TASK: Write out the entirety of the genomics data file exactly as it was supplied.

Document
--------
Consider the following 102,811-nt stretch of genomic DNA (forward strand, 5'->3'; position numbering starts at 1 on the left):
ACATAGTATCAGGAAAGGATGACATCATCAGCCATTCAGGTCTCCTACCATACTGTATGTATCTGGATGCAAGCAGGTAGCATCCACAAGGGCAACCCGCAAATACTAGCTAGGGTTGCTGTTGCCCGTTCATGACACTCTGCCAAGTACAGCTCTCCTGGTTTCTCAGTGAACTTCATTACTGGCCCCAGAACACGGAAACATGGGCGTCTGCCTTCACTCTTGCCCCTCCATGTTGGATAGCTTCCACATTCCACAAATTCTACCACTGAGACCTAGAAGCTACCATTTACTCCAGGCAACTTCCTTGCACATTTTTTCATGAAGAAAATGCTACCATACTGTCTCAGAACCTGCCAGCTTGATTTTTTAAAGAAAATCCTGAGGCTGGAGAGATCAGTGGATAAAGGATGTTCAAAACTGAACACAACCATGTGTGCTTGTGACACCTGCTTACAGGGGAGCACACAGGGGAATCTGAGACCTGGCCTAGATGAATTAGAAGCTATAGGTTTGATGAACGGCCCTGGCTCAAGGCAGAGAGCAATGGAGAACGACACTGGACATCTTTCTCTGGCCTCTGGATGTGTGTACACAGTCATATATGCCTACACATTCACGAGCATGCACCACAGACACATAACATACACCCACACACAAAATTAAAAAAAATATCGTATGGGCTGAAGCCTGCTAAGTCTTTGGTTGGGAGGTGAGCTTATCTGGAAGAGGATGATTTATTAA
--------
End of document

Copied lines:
Consider the following 102,811-nt stretch of genomic DNA (forward strand, 5'->3'; position numbering starts at 1 on the left):
ACATAGTATCAGGAAAGGATGACATCATCAGCCATTCAGGTCTCCTACCATACTGTATGTATCTGGATGCAAGCAGGTAGCATCCACAAGGGCAACCCGCAAATACTAGCTAGGGTTGCTGTTGCCCGTTCATGACACTCTGCCAAGTACAGCTCTCCTGGTTTCTCAGTGAACTTCATTACTGGCCCCAGAACACGGAAACATGGGCGTCTGCCTTCACTCTTGCCCCTCCATGTTGGATAGCTTCCACATTCCACAAATTCTACCACTGAGACCTAGAAGCTACCATTTACTCCAGGCAACTTCCTTGCACATTTTTTCATGAAGAAAATGCTACCATACTGTCTCAGAACCTGCCAGCTTGATTTTTTAAAGAAAATCCTGAGGCTGGAGAGATCAGTGGATAAAGGATGTTCAAAACTGAACACAACCATGTGTGCTTGTGACACCTGCTTACAGGGGAGCACACAGGGGAATCTGAGACCTGGCCTAGATGAATTAGAAGCTATAGGTTTGATGAACGGCCCTGGCTCAAGGCAGAGAGCAATGGAGAACGACACTGGACATCTTTCTCTGGCCTCTGGATGTGTGTACACAGTCATATATGCCTACACATTCACGAGCATGCACCACAGACACATAACATACACCCACACACAAAATTAAAAAAAATATCGTATGGGCTGAAGCCTGCTAAGTCTTTGGTTGGGAGGTGAGCTTATCTGGAAGAGGATGATTTATTAA